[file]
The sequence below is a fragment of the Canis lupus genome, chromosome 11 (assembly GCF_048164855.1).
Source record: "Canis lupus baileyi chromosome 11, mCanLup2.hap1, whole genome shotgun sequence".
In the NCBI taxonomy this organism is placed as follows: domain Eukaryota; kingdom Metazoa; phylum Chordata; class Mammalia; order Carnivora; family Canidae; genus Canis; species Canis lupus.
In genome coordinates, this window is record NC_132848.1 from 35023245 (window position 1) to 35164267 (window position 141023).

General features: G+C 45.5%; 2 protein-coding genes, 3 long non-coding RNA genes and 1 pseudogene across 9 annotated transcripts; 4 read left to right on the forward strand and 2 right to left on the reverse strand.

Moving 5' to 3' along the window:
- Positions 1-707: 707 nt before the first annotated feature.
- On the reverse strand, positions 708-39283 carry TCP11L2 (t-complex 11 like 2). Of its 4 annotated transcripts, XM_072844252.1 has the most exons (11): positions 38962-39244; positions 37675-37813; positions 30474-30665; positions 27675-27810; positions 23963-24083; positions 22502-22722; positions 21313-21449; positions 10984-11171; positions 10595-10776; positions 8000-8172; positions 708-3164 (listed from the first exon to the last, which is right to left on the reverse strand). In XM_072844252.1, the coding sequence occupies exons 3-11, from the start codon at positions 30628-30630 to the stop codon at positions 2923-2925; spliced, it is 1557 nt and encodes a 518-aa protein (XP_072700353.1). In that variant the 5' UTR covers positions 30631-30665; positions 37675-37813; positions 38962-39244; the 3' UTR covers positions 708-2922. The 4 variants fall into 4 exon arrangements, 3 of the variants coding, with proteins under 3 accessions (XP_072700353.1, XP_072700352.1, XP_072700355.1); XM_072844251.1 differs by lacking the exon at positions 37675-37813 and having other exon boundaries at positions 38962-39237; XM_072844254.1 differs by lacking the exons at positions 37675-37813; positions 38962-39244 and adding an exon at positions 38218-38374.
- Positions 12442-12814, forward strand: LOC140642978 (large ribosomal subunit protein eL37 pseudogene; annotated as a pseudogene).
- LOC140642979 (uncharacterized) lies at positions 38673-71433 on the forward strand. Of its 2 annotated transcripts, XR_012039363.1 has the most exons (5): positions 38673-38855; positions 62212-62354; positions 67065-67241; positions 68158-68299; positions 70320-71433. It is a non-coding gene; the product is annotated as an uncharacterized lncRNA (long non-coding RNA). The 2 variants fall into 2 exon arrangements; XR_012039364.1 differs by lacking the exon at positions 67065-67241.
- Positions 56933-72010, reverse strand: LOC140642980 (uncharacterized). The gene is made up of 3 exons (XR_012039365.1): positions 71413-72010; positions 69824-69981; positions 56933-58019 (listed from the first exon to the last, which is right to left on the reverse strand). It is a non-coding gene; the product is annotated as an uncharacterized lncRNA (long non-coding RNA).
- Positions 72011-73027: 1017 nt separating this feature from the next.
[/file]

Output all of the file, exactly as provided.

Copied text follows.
The sequence below is a fragment of the Canis lupus genome, chromosome 11 (assembly GCF_048164855.1).
Source record: "Canis lupus baileyi chromosome 11, mCanLup2.hap1, whole genome shotgun sequence".
In the NCBI taxonomy this organism is placed as follows: domain Eukaryota; kingdom Metazoa; phylum Chordata; class Mammalia; order Carnivora; family Canidae; genus Canis; species Canis lupus.
In genome coordinates, this window is record NC_132848.1 from 35023245 (window position 1) to 35164267 (window position 141023).

General features: G+C 45.5%; 2 protein-coding genes, 3 long non-coding RNA genes and 1 pseudogene across 9 annotated transcripts; 4 read left to right on the forward strand and 2 right to left on the reverse strand.

Moving 5' to 3' along the window:
- Positions 1-707: 707 nt before the first annotated feature.
- On the reverse strand, positions 708-39283 carry TCP11L2 (t-complex 11 like 2). Of its 4 annotated transcripts, XM_072844252.1 has the most exons (11): positions 38962-39244; positions 37675-37813; positions 30474-30665; positions 27675-27810; positions 23963-24083; positions 22502-22722; positions 21313-21449; positions 10984-11171; positions 10595-10776; positions 8000-8172; positions 708-3164 (listed from the first exon to the last, which is right to left on the reverse strand). In XM_072844252.1, the coding sequence occupies exons 3-11, from the start codon at positions 30628-30630 to the stop codon at positions 2923-2925; spliced, it is 1557 nt and encodes a 518-aa protein (XP_072700353.1). In that variant the 5' UTR covers positions 30631-30665; positions 37675-37813; positions 38962-39244; the 3' UTR covers positions 708-2922. The 4 variants fall into 4 exon arrangements, 3 of the variants coding, with proteins under 3 accessions (XP_072700353.1, XP_072700352.1, XP_072700355.1); XM_072844251.1 differs by lacking the exon at positions 37675-37813 and having other exon boundaries at positions 38962-39237; XM_072844254.1 differs by lacking the exons at positions 37675-37813; positions 38962-39244 and adding an exon at positions 38218-38374.
- Positions 12442-12814, forward strand: LOC140642978 (large ribosomal subunit protein eL37 pseudogene; annotated as a pseudogene).
- LOC140642979 (uncharacterized) lies at positions 38673-71433 on the forward strand. Of its 2 annotated transcripts, XR_012039363.1 has the most exons (5): positions 38673-38855; positions 62212-62354; positions 67065-67241; positions 68158-68299; positions 70320-71433. It is a non-coding gene; the product is annotated as an uncharacterized lncRNA (long non-coding RNA). The 2 variants fall into 2 exon arrangements; XR_012039364.1 differs by lacking the exon at positions 67065-67241.
- Positions 56933-72010, reverse strand: LOC140642980 (uncharacterized). The gene is made up of 3 exons (XR_012039365.1): positions 71413-72010; positions 69824-69981; positions 56933-58019 (listed from the first exon to the last, which is right to left on the reverse strand). It is a non-coding gene; the product is annotated as an uncharacterized lncRNA (long non-coding RNA).
- Positions 72011-73027: 1017 nt separating this feature from the next.